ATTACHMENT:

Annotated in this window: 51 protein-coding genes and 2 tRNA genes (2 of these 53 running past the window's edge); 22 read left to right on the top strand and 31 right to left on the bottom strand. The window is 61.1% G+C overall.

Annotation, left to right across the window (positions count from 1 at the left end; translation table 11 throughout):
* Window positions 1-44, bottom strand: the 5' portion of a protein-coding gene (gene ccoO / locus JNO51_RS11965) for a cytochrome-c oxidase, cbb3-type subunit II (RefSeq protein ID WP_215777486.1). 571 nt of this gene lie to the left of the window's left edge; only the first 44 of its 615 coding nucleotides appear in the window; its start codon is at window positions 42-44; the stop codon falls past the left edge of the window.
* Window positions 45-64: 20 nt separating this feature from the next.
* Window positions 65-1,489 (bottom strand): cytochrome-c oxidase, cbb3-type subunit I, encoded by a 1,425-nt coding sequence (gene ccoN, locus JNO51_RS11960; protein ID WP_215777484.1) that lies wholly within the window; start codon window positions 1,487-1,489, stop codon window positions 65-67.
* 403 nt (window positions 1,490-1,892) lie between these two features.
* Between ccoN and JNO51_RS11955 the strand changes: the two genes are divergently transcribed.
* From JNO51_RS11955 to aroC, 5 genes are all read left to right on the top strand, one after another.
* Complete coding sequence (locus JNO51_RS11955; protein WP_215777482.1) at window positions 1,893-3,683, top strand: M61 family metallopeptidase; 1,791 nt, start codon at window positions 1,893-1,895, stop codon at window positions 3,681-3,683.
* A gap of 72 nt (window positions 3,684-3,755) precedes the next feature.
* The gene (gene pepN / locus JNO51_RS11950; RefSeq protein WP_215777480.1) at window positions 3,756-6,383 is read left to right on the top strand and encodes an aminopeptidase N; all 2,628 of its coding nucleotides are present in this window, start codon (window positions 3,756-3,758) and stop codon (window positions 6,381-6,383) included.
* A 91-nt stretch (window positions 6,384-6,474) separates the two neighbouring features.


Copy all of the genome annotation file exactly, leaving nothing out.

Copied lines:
Annotated in this window: 51 protein-coding genes and 2 tRNA genes (2 of these 53 running past the window's edge); 22 read left to right on the top strand and 31 right to left on the bottom strand. The window is 61.1% G+C overall.

Annotation, left to right across the window (positions count from 1 at the left end; translation table 11 throughout):
* Window positions 1-44, bottom strand: the 5' portion of a protein-coding gene (gene ccoO / locus JNO51_RS11965) for a cytochrome-c oxidase, cbb3-type subunit II (RefSeq protein ID WP_215777486.1). 571 nt of this gene lie to the left of the window's left edge; only the first 44 of its 615 coding nucleotides appear in the window; its start codon is at window positions 42-44; the stop codon falls past the left edge of the window.
* Window positions 45-64: 20 nt separating this feature from the next.
* Window positions 65-1,489 (bottom strand): cytochrome-c oxidase, cbb3-type subunit I, encoded by a 1,425-nt coding sequence (gene ccoN, locus JNO51_RS11960; protein ID WP_215777484.1) that lies wholly within the window; start codon window positions 1,487-1,489, stop codon window positions 65-67.
* 403 nt (window positions 1,490-1,892) lie between these two features.
* Between ccoN and JNO51_RS11955 the strand changes: the two genes are divergently transcribed.
* From JNO51_RS11955 to aroC, 5 genes are all read left to right on the top strand, one after another.
* Complete coding sequence (locus JNO51_RS11955; protein WP_215777482.1) at window positions 1,893-3,683, top strand: M61 family metallopeptidase; 1,791 nt, start codon at window positions 1,893-1,895, stop codon at window positions 3,681-3,683.
* A gap of 72 nt (window positions 3,684-3,755) precedes the next feature.
* The gene (gene pepN / locus JNO51_RS11950; RefSeq protein WP_215777480.1) at window positions 3,756-6,383 is read left to right on the top strand and encodes an aminopeptidase N; all 2,628 of its coding nucleotides are present in this window, start codon (window positions 3,756-3,758) and stop codon (window positions 6,381-6,383) included.
* A 91-nt stretch (window positions 6,384-6,474) separates the two neighbouring features.